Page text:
Anti Hyperlipidemic Drugs

Anti Hyperlipidemic Drugs

Anti Hyperlipidemic Drugs

Anti Hyperlipidemic Drugs

These are drugs that lower the levels of lipids and lipoproteins in blood.

The hypolipidaemic drugs have attracted considerable attention because of their potential to prevent cardiovascular disease by retarding the accelerated atherosclerosis in hyperlipidaemic individuals.

CLASSIFICATION:

1. HMGCoA reductase inhibitors (Statins): Lovastatin, Simvastatin, Pravastatin, Atorvastatin, Rosuvastatin, Pitavastatin

2. Bile acid sequestrants (Resins): Cholestyramine, Colestipol

3. Lipoprotein lipase activators (PPARα activators, Fibrates): Clofibrate, Gemfibrozil, Bezafibrate, Fenofibrate.

4. Lipolysis and triglyceride synthesis inhibitor: Nicotinic acid.

5. Sterol absorption inhibitor: Ezetimibe.

HMGCoA REDUCTASE INHIBITORS (Statins)

Introduced in the 1980s, these classes of compounds are the most efficacious and best-tolerated hypolipidaemic drugs. 

They competitively inhibit conversion of HMGCoto mevalonate by the enzyme HMGCoA reductase. 

Therapeutic doses reduce CH synthesis by 20–50%. 

This results in compensatory increase in LDL receptor expression on liver cells  increased receptor-mediated uptake and catabolism of IDL and LDL. 

Over longterinduction of HMGCoA reductase tends to increase CH synthesis, but a steadystate is finally attained with a dosedependent lowering of LDLCH levels.

Different statins differ in their potency and maximal efficacy in reducing LDLCH.

The daily dose for lowering LDLCH by 30–35% is lovastatin 40 mg, pravastatin 40mg, simvastatin20 mg, atorvastatin 10 mg, rosuvastatin 5 mg and pitavastatin 2mg.

Moreover, at their maximum recommended doses simvastatin (80 mg) causes 45–50% reduction, while atorvastatin (80 mg) and rosuvastatin (40 mg) can reduce LDL-CH by upto 55%.

The ceiling effect of lovastatin and pravastatin is 3040% LDL-CH reduction.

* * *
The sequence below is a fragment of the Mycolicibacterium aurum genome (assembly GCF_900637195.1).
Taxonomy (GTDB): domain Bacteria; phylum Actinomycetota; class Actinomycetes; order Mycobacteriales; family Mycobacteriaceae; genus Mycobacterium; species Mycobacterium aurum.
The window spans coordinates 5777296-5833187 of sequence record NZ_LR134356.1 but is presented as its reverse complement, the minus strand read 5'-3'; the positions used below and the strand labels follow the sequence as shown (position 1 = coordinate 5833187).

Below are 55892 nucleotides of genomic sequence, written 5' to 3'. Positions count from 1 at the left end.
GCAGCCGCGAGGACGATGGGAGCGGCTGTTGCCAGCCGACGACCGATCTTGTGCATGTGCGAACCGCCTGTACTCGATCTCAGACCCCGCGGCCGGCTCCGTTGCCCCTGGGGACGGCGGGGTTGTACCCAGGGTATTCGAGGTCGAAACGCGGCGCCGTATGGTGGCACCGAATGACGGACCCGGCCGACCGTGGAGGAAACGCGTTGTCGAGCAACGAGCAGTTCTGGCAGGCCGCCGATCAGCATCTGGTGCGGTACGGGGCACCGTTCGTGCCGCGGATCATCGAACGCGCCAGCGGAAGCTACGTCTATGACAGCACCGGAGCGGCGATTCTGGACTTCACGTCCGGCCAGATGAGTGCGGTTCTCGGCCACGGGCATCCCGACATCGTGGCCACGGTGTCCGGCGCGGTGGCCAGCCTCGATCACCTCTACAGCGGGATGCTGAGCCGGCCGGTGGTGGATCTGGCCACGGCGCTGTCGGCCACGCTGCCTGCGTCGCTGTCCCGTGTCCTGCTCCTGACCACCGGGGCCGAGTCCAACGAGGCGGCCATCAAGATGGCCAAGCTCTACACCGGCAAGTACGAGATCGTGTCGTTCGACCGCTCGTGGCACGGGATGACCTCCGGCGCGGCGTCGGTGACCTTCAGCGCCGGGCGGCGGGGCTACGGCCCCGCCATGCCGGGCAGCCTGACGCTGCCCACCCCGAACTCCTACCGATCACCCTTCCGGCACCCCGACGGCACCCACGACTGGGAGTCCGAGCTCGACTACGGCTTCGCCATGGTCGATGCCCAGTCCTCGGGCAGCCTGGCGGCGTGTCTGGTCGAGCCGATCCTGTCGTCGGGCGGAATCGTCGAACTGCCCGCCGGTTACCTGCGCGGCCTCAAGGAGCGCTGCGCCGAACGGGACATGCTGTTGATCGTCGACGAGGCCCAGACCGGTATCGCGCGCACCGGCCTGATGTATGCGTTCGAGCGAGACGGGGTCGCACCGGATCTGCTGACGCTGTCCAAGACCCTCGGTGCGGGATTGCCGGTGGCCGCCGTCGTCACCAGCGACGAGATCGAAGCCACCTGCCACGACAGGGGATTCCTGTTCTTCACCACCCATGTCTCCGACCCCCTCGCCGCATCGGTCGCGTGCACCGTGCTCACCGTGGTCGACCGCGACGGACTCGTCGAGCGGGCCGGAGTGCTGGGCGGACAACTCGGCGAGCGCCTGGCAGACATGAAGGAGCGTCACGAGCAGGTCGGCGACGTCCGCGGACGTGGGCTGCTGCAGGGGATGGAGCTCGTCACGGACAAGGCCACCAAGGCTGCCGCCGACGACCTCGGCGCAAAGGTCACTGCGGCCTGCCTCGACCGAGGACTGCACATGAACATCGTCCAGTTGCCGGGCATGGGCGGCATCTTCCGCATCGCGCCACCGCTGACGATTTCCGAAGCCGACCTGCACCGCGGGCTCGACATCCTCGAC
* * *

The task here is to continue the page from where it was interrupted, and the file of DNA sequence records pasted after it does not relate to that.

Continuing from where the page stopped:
All statins produce peak LDLCH lowering after 1–2 weeks therapy.

Hepatic synthesis of VLDL is concurrently reduced and its removal from plasma is enhanced.

Because HMGCoA reductase activity is maximum at midnight, all statins are administered at bedtime to obtain maximum effectiveness.

However, this is not necessary for atorvastatin and rosuvastatin, which have long plasma t½.

All statins, except rosuvastatin are metabolized primarily by CYP3A4.

Inhibitors and inducers of this isoenzyme respectively increase and decrease statin blood levels.

Lovastatin:

It is the first clinically used statin; is lipophilic and given orally in the precursor lactone form.

Absorption is incomplete and first pass metabolism is extensive.

Metabolites are excreted mainly in bile. The t½ is short (1–4 hours).

Simvastatin:

It is twice as potent as lovastatin; also more efficacious.

A greater rise in HDLCH (when low) has been noted with simvastatin than lovastatin or pravastatin.

Like lovastatin, it is lipophilic and given in the lactone precursor form.

Oral absorption is better and first pass metabolism extensive; t½ is 2–3 hr.

Atorvastatin:

This newer and most popular statin is more potent and appears to have the highest LDLCH lowering efficacy at maximal daily dose of 80 mg.

At this dose a greater reduction in TGs is noted if the same was raised at baseline.

Atorvastatin has a much longer plasma t½ of 18– 24 hr than other statins, and has additional antioxidant property.

Side Effect

side effects not differing from placebo.

Notable side effects are: Gastrointestinal complaints and headache are usually  mild.

Rashes and sleep disturbances are uncommon.

Rise  in  serum transaminase can occur, but  liver damage is rare.

Monitoring of liver function is recommended.

Uses:

Statins are the first choice drugs for primary hyperlipidaemias with raised LDL and total CH levels, with or  without raised  TG levels, as  well as  for secondary (diabetes, nephrotic syndrome) hypercholesterolemia.

BILE ACID SEQUESTRANTS (Resins):

Cholestyramine and Colestipol:

These are basic ion exchange resins supplied in the chloride form.

They are neither digested nor absorbed in the gut: bind bile acids in the intestine interrupting their enterohepatic circulation.

Faecal excretion of bile salts and CH (which is absorbed with the help of bile salts) is increased.

This indirectly leads to enhanced hepatic metabolism of CH to bile acids.

More LDL receptors are expressed on liver cells: clearance of plasma IDL, LDL and indirectly that of VLDL is increased.

Resins have been shown to retard atherosclerosis, but are not popular clinically because they are unpalatable, inconvenient, have to be taken in large doses, cause flatulence and other g.i. symptoms, interfere with absorption of many drugs and have poor patient acceptability.